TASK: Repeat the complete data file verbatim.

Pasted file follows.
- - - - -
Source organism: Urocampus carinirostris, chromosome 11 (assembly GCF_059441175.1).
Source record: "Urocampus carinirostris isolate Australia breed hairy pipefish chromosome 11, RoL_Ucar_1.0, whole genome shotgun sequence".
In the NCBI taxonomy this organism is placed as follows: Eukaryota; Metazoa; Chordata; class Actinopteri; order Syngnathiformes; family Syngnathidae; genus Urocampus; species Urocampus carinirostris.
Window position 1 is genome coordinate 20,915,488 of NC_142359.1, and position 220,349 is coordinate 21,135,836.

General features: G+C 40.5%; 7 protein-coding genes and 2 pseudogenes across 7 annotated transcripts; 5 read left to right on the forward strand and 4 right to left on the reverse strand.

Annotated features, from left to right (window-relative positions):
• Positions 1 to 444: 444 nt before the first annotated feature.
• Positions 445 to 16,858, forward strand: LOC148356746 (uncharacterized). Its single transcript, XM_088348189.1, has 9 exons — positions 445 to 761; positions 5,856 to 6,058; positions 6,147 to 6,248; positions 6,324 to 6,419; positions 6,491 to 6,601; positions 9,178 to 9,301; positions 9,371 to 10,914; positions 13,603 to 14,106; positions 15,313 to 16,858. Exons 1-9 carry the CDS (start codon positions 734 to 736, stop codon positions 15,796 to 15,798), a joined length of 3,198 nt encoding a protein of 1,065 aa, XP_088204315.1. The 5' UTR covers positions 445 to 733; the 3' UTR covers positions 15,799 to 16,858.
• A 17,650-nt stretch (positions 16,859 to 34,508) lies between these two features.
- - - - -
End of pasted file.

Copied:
Source organism: Urocampus carinirostris, chromosome 11 (assembly GCF_059441175.1).
Source record: "Urocampus carinirostris isolate Australia breed hairy pipefish chromosome 11, RoL_Ucar_1.0, whole genome shotgun sequence".
In the NCBI taxonomy this organism is placed as follows: Eukaryota; Metazoa; Chordata; class Actinopteri; order Syngnathiformes; family Syngnathidae; genus Urocampus; species Urocampus carinirostris.
Window position 1 is genome coordinate 20,915,488 of NC_142359.1, and position 220,349 is coordinate 21,135,836.

General features: G+C 40.5%; 7 protein-coding genes and 2 pseudogenes across 7 annotated transcripts; 5 read left to right on the forward strand and 4 right to left on the reverse strand.

Annotated features, from left to right (window-relative positions):
• Positions 1 to 444: 444 nt before the first annotated feature.
• Positions 445 to 16,858, forward strand: LOC148356746 (uncharacterized). Its single transcript, XM_088348189.1, has 9 exons — positions 445 to 761; positions 5,856 to 6,058; positions 6,147 to 6,248; positions 6,324 to 6,419; positions 6,491 to 6,601; positions 9,178 to 9,301; positions 9,371 to 10,914; positions 13,603 to 14,106; positions 15,313 to 16,858. Exons 1-9 carry the CDS (start codon positions 734 to 736, stop codon positions 15,796 to 15,798), a joined length of 3,198 nt encoding a protein of 1,065 aa, XP_088204315.1. The 5' UTR covers positions 445 to 733; the 3' UTR covers positions 15,799 to 16,858.
• A 17,650-nt stretch (positions 16,859 to 34,508) lies between these two features.